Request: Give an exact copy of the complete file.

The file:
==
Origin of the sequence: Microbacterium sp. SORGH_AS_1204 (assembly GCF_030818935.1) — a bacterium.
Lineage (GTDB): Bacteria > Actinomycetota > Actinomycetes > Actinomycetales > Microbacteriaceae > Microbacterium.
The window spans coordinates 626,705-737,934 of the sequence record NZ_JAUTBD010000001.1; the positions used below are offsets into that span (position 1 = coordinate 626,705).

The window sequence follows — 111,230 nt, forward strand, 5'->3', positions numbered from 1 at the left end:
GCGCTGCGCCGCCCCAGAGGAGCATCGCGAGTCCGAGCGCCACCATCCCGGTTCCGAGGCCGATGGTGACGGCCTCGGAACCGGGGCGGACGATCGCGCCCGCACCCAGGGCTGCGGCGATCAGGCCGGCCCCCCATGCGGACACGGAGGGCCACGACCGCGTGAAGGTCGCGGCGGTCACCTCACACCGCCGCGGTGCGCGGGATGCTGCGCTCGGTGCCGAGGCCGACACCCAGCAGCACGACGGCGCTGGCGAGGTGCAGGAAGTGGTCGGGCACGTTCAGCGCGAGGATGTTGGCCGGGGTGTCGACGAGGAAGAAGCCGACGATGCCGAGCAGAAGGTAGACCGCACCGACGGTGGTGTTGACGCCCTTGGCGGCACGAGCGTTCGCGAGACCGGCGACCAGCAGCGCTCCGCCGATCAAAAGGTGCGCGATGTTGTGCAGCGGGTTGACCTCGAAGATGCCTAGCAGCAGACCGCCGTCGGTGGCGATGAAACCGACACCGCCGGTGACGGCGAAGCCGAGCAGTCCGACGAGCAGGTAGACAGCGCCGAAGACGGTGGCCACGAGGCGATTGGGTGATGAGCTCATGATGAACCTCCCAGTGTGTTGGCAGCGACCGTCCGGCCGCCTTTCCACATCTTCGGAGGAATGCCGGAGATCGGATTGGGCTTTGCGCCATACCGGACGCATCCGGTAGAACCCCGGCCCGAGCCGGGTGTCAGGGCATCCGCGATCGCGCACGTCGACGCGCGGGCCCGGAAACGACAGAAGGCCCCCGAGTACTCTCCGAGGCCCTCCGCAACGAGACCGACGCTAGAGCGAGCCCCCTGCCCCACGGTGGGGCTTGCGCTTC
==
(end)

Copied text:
Origin of the sequence: Microbacterium sp. SORGH_AS_1204 (assembly GCF_030818935.1) — a bacterium.
Lineage (GTDB): Bacteria > Actinomycetota > Actinomycetes > Actinomycetales > Microbacteriaceae > Microbacterium.
The window spans coordinates 626,705-737,934 of the sequence record NZ_JAUTBD010000001.1; the positions used below are offsets into that span (position 1 = coordinate 626,705).

The window sequence follows — 111,230 nt, forward strand, 5'->3', positions numbered from 1 at the left end:
GCGCTGCGCCGCCCCAGAGGAGCATCGCGAGTCCGAGCGCCACCATCCCGGTTCCGAGGCCGATGGTGACGGCCTCGGAACCGGGGCGGACGATCGCGCCCGCACCCAGGGCTGCGGCGATCAGGCCGGCCCCCCATGCGGACACGGAGGGCCACGACCGCGTGAAGGTCGCGGCGGTCACCTCACACCGCCGCGGTGCGCGGGATGCTGCGCTCGGTGCCGAGGCCGACACCCAGCAGCACGACGGCGCTGGCGAGGTGCAGGAAGTGGTCGGGCACGTTCAGCGCGAGGATGTTGGCCGGGGTGTCGACGAGGAAGAAGCCGACGATGCCGAGCAGAAGGTAGACCGCACCGACGGTGGTGTTGACGCCCTTGGCGGCACGAGCGTTCGCGAGACCGGCGACCAGCAGCGCTCCGCCGATCAAAAGGTGCGCGATGTTGTGCAGCGGGTTGACCTCGAAGATGCCTAGCAGCAGACCGCCGTCGGTGGCGATGAAACCGACACCGCCGGTGACGGCGAAGCCGAGCAGTCCGACGAGCAGGTAGACAGCGCCGAAGACGGTGGCCACGAGGCGATTGGGTGATGAGCTCATGATGAACCTCCCAGTGTGTTGGCAGCGACCGTCCGGCCGCCTTTCCACATCTTCGGAGGAATGCCGGAGATCGGATTGGGCTTTGCGCCATACCGGACGCATCCGGTAGAACCCCGGCCCGAGCCGGGTGTCAGGGCATCCGCGATCGCGCACGTCGACGCGCGGGCCCGGAAACGACAGAAGGCCCCCGAGTACTCTCCGAGGCCCTCCGCAACGAGACCGACGCTAGAGCGAGCCCCCTGCCCCACGGTGGGGCTTGCGCTTC